TROPICAL UPDATE: NOAA predicts above normal activity for rest of season

Hurricane season runs through end of November

ORLANDO, Fla. – As we enter peak hurricane season, NOAA has updated its preseason forceast that was issued in May.

The latest update from the National Oceanic and Atmospheric Administration's Climate Prediction Center is significant because there is now a 45% chance for an above-normal season Forecasters now expect 10 to 17 named storms, with five to nine hurricanes and two to four major ones.

Part of the reason for the increased forecast is that the El Nino factor the season began with has ended. El Nino is the periodic warming of parts of the Pacific that affects weather worldwide and dampens storm activity.

El Nino typically suppresses the Atlantic season with increased wind shear across the basin. The end of El Nino means more hospitable hurricane conditions, forecaster Gerry Bell told The Associated Press.

Hurricane season is June through November. So far, there have been two named storms, with one hurricane.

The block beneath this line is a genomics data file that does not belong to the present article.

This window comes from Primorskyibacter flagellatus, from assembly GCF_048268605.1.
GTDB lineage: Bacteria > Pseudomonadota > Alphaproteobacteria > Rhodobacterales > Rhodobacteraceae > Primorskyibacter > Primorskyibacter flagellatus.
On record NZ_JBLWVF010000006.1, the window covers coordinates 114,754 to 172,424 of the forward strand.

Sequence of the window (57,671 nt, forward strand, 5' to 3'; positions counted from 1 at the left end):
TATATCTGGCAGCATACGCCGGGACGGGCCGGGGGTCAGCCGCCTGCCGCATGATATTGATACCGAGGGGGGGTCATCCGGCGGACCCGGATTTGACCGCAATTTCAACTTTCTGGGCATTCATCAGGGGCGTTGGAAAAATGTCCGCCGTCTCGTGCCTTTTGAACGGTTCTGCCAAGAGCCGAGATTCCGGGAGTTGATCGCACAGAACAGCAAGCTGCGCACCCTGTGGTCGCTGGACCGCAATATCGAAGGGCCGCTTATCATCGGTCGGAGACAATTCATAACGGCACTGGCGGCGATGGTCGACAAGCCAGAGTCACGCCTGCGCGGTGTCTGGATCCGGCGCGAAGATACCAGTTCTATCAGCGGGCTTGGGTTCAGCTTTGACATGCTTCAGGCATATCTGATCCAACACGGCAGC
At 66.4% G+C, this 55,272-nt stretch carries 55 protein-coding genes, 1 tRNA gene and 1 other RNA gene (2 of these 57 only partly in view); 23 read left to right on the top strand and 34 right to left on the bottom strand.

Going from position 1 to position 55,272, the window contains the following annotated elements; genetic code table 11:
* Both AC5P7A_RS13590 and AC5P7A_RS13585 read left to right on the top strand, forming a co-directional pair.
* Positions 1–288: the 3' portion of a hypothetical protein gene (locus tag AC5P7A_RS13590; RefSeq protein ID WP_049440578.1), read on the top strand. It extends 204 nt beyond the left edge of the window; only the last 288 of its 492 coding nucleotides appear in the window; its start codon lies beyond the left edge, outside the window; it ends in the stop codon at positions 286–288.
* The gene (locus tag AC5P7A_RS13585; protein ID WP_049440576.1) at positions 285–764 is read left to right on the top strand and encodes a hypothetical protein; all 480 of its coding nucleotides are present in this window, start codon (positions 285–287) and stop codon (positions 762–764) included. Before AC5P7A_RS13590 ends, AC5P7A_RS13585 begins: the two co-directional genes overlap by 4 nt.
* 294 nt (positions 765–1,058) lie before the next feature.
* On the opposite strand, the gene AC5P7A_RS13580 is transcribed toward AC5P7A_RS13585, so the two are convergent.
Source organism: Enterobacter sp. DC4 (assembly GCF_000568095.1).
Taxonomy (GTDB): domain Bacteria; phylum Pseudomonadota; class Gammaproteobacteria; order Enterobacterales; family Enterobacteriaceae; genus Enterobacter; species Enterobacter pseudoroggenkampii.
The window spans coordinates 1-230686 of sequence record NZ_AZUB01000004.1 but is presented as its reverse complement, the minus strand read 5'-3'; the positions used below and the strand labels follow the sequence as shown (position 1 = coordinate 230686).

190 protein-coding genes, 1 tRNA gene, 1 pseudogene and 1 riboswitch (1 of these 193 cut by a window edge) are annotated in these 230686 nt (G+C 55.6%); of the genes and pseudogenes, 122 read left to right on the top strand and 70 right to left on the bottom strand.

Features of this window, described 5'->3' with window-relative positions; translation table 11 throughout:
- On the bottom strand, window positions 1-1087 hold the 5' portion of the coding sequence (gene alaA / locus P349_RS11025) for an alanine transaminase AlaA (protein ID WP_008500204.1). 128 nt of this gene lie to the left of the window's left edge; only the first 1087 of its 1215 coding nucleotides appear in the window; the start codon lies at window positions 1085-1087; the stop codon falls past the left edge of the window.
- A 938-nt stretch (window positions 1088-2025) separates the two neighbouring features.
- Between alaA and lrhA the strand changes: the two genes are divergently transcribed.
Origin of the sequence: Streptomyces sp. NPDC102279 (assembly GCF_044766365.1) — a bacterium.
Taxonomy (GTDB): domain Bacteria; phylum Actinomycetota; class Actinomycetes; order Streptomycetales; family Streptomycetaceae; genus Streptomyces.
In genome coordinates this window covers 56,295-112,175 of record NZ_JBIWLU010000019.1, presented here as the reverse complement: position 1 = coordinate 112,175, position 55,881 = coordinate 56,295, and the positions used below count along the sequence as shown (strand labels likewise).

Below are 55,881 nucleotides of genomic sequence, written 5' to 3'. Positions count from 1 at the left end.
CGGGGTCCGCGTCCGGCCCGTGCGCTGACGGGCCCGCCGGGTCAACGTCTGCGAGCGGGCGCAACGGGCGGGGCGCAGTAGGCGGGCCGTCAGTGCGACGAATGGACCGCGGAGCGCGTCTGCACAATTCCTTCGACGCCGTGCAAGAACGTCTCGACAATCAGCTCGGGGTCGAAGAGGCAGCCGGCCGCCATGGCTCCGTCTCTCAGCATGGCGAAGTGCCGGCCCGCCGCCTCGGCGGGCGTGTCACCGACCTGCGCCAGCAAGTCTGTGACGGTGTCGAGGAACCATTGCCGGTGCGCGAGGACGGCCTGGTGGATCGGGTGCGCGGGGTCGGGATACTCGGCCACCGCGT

With El Nino's conclusion, wind shear in the tropical Atlantic is weakening. This is combined with a strong west African monsoon, which could lead to longer-tracked and stronger storms.

The increased temperature difference from Africa and the surrounding waters will help to send more storms off of the plateau.

So far, there have been two named storms, Andrea and Barry, which hit Louisiana as a Category 1 storm in July.  Peak hurricane season occurs in the middle of September.

Typically, only one or two storms form in June or July. Ninety-fice percent of hurricanes form from August through October.

The Associated Press contributed to this report.

About the Authors:

From chasing tornadoes and tracking the tropics, to forecasting ice storms and other dangerous weather, Troy Bridges has covered it all! Troy is an award-winning meteorologist who always prepares you for the day ahead on the News 6 Morning News.

Jonathan Kegges joined the News 6 team in June 2019 as the Weekend Morning Meteorologist. Jonathan comes from Roanoke, Virginia where he covered three EF-3 tornadoes and deadly flooding brought on by Hurricanes Florence and Michael.